Financial planning can help you gain a better understanding of where you are at financially, how to prepare for challenges that may be ahead, and how to plan for where you want to go. By taking control of your financial future and following a blueprint, you can pave the way for more secure and successful life. If you do not have a financial plan prepared for you or your family, a financial advisor can help. Here are the typical steps of the planning process:
Goal setting. In this foundational step, your financial goals take the spotlight. This is your opportunity to identify what you hope to achieve during your lifetime and when you’d like to get there. For example, you may want to own a home in three years (or a second home) and start a family in five years. Or you may want to return to school to pursue an advanced degree, which may incur short-term costs but help you earn more in the long-term. Or you may want to retire early and travel the world. In order to achieve any of these goals, you need to name them first and put them in writing.
Fact-finding. During this phase, you will gather numbers to see how things add up. Your financial advisor may ask questions to calculate your personal balance sheet, which estimates your net worth based on assets and liabilities. Your income, spending habits, monthly bills and outstanding debts all need to be laid on the table. The price of future goals needs to be quantified, so you can determine what you need to save to afford them. If your goals don’t match the reality of your financial circumstances, one or the other needs to change.
Plan creation. A comprehensive financial plan plots how to reach personal and professional goals within the context of actual income and expenses. With a clear line of sight into your financial status, you can look for opportunities to trim unnecessary expenses and redirect money toward your goals. Your financial advisor may also provide investment strategy, asset allocation, and portfolio recommendations based on your individual goals and personal risk tolerance to help optimize your finances.
Strategy implementation. This is where things get real. If your plan requires you to save a certain amount of money each month, then it’s up to you to make it happen. If reaching your goals means you need to increase your income, now’s the time to put in the extra effort to get that promotion or switch fields to pursue increased compensation. It is important to select savings vehicles that are suited to your investment goals.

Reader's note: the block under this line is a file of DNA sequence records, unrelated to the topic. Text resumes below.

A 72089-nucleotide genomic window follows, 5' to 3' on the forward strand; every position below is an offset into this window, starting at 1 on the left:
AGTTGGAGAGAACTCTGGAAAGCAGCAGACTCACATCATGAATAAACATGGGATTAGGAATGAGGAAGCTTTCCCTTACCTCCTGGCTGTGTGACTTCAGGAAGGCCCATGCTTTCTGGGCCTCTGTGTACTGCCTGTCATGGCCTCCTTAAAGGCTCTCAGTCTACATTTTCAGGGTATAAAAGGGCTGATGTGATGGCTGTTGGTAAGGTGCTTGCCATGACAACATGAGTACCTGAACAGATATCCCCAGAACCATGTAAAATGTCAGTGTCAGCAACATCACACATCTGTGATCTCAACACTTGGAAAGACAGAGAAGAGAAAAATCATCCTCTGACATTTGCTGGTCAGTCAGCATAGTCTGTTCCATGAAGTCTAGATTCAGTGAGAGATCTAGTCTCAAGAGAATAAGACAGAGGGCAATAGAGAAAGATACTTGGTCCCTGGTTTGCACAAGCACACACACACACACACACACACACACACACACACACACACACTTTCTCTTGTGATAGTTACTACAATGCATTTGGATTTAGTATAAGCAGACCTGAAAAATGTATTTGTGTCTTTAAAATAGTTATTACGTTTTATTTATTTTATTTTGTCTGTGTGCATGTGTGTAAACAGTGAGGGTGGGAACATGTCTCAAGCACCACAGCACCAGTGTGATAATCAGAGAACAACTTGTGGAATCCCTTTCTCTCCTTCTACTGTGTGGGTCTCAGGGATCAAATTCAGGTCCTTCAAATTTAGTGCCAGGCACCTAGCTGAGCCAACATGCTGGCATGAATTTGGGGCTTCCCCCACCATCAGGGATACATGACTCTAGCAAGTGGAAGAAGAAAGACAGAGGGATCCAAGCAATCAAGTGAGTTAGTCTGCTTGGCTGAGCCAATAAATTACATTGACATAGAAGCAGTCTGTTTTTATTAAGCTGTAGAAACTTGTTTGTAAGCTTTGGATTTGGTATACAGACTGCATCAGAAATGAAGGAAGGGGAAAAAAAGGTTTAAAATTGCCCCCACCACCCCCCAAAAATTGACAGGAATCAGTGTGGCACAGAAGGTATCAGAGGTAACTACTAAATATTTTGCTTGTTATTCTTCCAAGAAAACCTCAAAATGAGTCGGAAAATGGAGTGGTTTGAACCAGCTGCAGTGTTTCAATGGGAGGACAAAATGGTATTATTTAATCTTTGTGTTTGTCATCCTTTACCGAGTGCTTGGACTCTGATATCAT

Ongoing plan reviews. Ideally, your financial plan is a dynamic document that is adjusted periodically to reflect your life circumstances. As the economy, the markets and certainly your life changes, you want to review where your plan stands and if any adjustments are necessary. Your financial advisor will recommend at least one annual meeting to check in on your progress toward your goals and fine-tune your financial plan.
Financial planning takes work, but the process can be very rewarding. Larger goals become easier to attain when you can take small steps to reach them. It’s never too early or too late to put a financial plan in place. A financial advisor can help you create your plan and manage your investments to help you realize your life goals.Miguel Horvath, CFP®, MSF, is a private wealth advisor and managing director with Horvath Wealth Management a private wealth advisory practice of Ameriprise Financial Services, LLC. in Miami. He specializes in fee-based comprehensive financial planning and wealth management and has been in practice for 22 years. For more information visit www.miguelhorvath.com.